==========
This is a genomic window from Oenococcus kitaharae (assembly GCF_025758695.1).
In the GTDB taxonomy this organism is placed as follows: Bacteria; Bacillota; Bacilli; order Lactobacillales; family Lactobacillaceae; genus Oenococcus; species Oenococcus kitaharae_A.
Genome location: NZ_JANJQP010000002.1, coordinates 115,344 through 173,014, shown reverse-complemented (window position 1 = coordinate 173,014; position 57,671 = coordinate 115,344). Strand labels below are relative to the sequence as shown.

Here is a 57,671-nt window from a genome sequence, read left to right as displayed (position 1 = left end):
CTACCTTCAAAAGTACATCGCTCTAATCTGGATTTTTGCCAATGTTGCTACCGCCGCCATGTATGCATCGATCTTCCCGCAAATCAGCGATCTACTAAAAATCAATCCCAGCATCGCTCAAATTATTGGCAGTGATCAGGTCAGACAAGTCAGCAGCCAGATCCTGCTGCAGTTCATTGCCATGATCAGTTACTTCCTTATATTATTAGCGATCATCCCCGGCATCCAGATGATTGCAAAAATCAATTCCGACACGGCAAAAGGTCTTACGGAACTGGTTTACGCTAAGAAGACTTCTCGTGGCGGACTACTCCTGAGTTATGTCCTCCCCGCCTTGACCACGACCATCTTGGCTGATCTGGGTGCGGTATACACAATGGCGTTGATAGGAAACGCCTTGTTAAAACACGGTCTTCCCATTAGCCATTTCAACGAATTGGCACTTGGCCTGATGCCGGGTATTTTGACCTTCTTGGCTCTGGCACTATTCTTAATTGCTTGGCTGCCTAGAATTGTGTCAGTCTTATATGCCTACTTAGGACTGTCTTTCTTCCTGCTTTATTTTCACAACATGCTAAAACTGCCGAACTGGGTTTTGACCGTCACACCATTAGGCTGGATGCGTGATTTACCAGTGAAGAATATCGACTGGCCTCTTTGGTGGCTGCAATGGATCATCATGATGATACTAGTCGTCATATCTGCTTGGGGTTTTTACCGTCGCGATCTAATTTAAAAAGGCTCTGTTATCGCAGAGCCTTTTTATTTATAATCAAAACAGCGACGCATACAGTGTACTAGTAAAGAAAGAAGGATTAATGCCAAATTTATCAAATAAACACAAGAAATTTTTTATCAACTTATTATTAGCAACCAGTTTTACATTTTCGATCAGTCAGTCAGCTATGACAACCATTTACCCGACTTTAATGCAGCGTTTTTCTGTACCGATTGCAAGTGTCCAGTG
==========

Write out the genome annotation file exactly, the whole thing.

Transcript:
This is a genomic window from Oenococcus kitaharae (assembly GCF_025758695.1).
In the GTDB taxonomy this organism is placed as follows: Bacteria; Bacillota; Bacilli; order Lactobacillales; family Lactobacillaceae; genus Oenococcus; species Oenococcus kitaharae_A.
Genome location: NZ_JANJQP010000002.1, coordinates 115,344 through 173,014, shown reverse-complemented (window position 1 = coordinate 173,014; position 57,671 = coordinate 115,344). Strand labels below are relative to the sequence as shown.

Here is a 57,671-nt window from a genome sequence, read left to right as displayed (position 1 = left end):
CTACCTTCAAAAGTACATCGCTCTAATCTGGATTTTTGCCAATGTTGCTACCGCCGCCATGTATGCATCGATCTTCCCGCAAATCAGCGATCTACTAAAAATCAATCCCAGCATCGCTCAAATTATTGGCAGTGATCAGGTCAGACAAGTCAGCAGCCAGATCCTGCTGCAGTTCATTGCCATGATCAGTTACTTCCTTATATTATTAGCGATCATCCCCGGCATCCAGATGATTGCAAAAATCAATTCCGACACGGCAAAAGGTCTTACGGAACTGGTTTACGCTAAGAAGACTTCTCGTGGCGGACTACTCCTGAGTTATGTCCTCCCCGCCTTGACCACGACCATCTTGGCTGATCTGGGTGCGGTATACACAATGGCGTTGATAGGAAACGCCTTGTTAAAACACGGTCTTCCCATTAGCCATTTCAACGAATTGGCACTTGGCCTGATGCCGGGTATTTTGACCTTCTTGGCTCTGGCACTATTCTTAATTGCTTGGCTGCCTAGAATTGTGTCAGTCTTATATGCCTACTTAGGACTGTCTTTCTTCCTGCTTTATTTTCACAACATGCTAAAACTGCCGAACTGGGTTTTGACCGTCACACCATTAGGCTGGATGCGTGATTTACCAGTGAAGAATATCGACTGGCCTCTTTGGTGGCTGCAATGGATCATCATGATGATACTAGTCGTCATATCTGCTTGGGGTTTTTACCGTCGCGATCTAATTTAAAAAGGCTCTGTTATCGCAGAGCCTTTTTATTTATAATCAAAACAGCGACGCATACAGTGTACTAGTAAAGAAAGAAGGATTAATGCCAAATTTATCAAATAAACACAAGAAATTTTTTATCAACTTATTATTAGCAACCAGTTTTACATTTTCGATCAGTCAGTCAGCTATGACAACCATTTACCCGACTTTAATGCAGCGTTTTTCTGTACCGATTGCAAGTGTCCAGTG